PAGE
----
In putting together the shopper-friendly store, retailers are becoming increasingly sensitive to appearance and atmosphere. While products and employees have the most to do with that, store equipment is playing more of a role, especially as the variety and styles of equipment blossom.
So even in these cost-conscious times, supermarkets contacted by SN said they are installing equipment that has a creative element. But functionality still counts, too. Manufacturers said that the most recent models of equipment -- from checkout lanes to display cases -- are being designed with both appearance and efficiency in mind.
Shelving: Paint It Black
At Fresh Brands, Sheboygan, Wis., which operates and supplies Piggly Wiggly and Dick's Stores, the color of equipment is a strategic tool. For example, "we use black shelving for the shelf and background in the wine and liquor section," said Dan Genson, director of store engineering and maintenance. "This provides a unique presentation." In the organic food section, Fresh Brands uses a colored shelf insert to cover the traditional beige face of the shelf, as well as green shelving, he said.
On the practical side of the ledger, one trend is for shelving that also serves as a place to store high-end, small items such as lipstick or beauty products, said George Hoffman, product development manager at Hubert Co., a manufacturer in Harrison, Ohio. "The storage unit is built directly into the shelving," he said.
Retailers also want greater control of products on the shelf, said Hoffman. So shelves are configured to keep the product facing and moving toward the front. "Studies have shown that sales can increase by 30% if items are up front," he said. "Shelf management is good for high-end, hard-to-manage items such as vitamins, baby food or bagged salads." To add interest and variety, some retailers are incorporating six-foot to eight-foot refrigerated and lighted gondola islands, said Hoffman. These gondola islands, positioned around the perimeter, may be used for cheese, appetizers, desserts, salads or prepackaged meals.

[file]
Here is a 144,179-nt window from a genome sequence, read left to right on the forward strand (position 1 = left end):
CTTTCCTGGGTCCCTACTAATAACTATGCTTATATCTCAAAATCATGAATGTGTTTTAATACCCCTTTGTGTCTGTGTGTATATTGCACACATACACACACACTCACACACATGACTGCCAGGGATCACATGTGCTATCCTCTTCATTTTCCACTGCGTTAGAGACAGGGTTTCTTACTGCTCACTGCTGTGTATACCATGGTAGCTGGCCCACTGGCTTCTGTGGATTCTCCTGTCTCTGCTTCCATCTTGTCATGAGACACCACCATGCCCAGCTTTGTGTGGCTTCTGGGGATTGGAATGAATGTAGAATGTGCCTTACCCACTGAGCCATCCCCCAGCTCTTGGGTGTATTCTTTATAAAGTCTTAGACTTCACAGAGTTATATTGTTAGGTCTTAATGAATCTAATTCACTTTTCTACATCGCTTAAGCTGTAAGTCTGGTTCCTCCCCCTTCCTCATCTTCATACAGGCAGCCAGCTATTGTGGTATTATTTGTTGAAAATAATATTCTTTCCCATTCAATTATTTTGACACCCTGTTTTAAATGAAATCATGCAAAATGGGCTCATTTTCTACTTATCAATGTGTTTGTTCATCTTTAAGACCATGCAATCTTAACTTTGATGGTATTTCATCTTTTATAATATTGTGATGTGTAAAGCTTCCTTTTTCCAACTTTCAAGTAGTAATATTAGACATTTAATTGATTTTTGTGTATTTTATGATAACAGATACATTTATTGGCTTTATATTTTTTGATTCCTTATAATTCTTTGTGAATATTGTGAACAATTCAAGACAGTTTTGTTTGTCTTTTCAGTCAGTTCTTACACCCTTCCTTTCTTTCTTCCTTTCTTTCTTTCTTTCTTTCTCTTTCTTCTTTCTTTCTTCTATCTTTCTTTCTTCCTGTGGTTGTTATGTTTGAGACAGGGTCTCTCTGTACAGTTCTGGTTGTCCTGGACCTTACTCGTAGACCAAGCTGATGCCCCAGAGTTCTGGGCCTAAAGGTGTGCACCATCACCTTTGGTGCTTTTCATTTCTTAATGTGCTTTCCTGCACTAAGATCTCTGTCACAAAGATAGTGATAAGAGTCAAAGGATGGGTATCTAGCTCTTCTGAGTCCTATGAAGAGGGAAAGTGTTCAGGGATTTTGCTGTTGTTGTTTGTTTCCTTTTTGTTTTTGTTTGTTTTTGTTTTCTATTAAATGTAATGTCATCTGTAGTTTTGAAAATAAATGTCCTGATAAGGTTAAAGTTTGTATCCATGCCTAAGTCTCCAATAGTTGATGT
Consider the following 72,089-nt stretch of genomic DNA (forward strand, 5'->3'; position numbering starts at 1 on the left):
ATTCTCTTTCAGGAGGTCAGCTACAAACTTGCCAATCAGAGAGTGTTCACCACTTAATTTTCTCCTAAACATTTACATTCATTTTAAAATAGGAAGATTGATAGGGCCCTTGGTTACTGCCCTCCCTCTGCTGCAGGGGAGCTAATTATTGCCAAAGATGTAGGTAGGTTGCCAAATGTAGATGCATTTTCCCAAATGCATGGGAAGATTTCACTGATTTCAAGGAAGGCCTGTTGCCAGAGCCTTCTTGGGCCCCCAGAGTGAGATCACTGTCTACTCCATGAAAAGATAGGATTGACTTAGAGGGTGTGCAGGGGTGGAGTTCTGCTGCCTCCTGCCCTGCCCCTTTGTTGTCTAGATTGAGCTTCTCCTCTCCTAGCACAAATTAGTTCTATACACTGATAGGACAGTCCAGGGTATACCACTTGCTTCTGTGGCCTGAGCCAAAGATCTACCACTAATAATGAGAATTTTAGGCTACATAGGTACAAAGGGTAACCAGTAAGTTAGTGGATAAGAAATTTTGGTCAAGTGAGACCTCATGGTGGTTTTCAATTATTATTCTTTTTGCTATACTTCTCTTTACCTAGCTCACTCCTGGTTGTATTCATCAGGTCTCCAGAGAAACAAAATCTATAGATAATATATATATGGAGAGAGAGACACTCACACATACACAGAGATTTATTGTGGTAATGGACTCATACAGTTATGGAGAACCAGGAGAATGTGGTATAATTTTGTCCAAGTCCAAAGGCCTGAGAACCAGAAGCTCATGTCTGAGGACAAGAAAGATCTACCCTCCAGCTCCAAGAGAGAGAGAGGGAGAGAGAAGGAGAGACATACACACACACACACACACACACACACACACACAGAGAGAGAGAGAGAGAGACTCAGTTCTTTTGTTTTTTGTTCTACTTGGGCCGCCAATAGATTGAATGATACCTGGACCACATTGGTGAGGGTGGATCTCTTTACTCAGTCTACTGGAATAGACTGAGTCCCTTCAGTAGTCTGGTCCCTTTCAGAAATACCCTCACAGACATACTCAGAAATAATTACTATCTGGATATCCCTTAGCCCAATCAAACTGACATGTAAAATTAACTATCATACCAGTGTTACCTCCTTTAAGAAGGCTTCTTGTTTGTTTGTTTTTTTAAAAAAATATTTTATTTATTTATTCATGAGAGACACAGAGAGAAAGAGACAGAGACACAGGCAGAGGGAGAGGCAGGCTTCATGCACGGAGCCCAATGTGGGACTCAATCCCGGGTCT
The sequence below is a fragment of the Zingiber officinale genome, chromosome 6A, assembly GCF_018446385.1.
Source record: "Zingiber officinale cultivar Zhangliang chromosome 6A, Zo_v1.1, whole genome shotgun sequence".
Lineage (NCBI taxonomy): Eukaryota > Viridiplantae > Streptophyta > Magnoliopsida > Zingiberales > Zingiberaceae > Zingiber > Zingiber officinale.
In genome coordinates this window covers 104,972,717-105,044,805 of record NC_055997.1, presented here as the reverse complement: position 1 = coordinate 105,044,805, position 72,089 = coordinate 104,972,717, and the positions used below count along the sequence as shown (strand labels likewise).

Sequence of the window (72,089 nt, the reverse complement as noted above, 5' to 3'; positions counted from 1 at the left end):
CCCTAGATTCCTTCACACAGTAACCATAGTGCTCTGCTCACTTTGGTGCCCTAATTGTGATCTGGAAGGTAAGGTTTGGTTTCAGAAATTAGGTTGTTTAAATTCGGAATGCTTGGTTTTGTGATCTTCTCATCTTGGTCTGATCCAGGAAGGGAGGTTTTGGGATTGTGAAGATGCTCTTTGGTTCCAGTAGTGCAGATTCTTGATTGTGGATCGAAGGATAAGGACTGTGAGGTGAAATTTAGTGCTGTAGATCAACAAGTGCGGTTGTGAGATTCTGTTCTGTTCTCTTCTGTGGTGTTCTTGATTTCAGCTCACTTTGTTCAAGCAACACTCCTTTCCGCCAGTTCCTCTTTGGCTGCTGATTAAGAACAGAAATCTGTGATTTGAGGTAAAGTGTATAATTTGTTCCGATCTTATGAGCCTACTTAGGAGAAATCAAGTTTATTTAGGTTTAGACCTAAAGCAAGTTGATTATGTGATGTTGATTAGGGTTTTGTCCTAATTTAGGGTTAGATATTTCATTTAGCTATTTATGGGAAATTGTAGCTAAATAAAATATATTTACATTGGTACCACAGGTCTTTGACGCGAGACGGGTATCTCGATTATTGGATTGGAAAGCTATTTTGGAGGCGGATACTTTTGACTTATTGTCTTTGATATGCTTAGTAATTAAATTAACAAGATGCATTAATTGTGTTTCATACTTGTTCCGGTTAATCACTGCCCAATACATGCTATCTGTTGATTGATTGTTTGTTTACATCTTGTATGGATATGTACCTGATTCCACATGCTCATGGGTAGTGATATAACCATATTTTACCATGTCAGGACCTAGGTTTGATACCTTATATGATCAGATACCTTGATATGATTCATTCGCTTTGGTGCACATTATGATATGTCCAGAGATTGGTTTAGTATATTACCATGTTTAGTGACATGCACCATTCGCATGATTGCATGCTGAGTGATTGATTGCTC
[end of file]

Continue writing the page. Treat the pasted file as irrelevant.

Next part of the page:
One retailer with a well-earned reputation for embellishing its store fixtures and layout is Jungle Jim's International Market, which operates a 170,000-square-foot store in Fairfield, Ohio. Jungle Jim's expects to complete its latest store expansion by February or March of next year, enabling it to explore new designs. "At Jungle Jim's, we build around the fixtures, which is the reverse of what other stores do," said Phill Adams, director of development. "We acquire the fixture and then buy the food."
Recent displays introduced since last November include a 1952 Ford fire truck suspended above the hot sauces gondola. There is also a 30-foot-high tree called Sherwood Forest -- complete with Robin Hood -- that is designed to highlight the English foods section of the international foods department. "The tree is located in the furthest point of the store from the entrance, so it helps us meet our goal of getting people to visit the back of the store," said Adams. In the seafood area, there is also a new dock-like structure from which customers can look into the seafood holding tanks.
Saving Energy in Cases
The latest refrigerated cases have been designed to attract customers as well as improve energy efficiency.
Jungle Jim's Adams said that as it expands the international foods department, the company plans to add a 20-foot-high refrigerated case for its provolone cheeses -- trying to create its usual stir. While this may fall into the realm of the unusual, Adams expects it will achieve the goal of highlighting deli products at his store.
Fresh Brands' refrigerated cases also focus on the presentation of product. Currently, about 75% of all of Fresh Brand's refrigerated cases contain a black interior -- all but the horizontal "coffin" cases, which are white. The company continues to install black cases in new and remodeled stores and when replacing dairy and produce cases. "The black interior highlights the packaging and design of the product," said Genson.
But energy efficiency of refrigerated cases is also important to Fresh Brands. Genson said his company uses Hussman products, which include energy-efficient fan motors and evaporator coils. For lighting, the cases employ energy-efficient T-8 lamps with slim line bulbs. "These come with an SP-35 color designation, which is the closest to natural daylight to enhance the product color, such as green for lettuce, red for apples, etc.," he said. In addition, T-5 lamps, shaped like a cigar, are used to a limited extent as Fresh Brands waits for them to become a standard in the industry.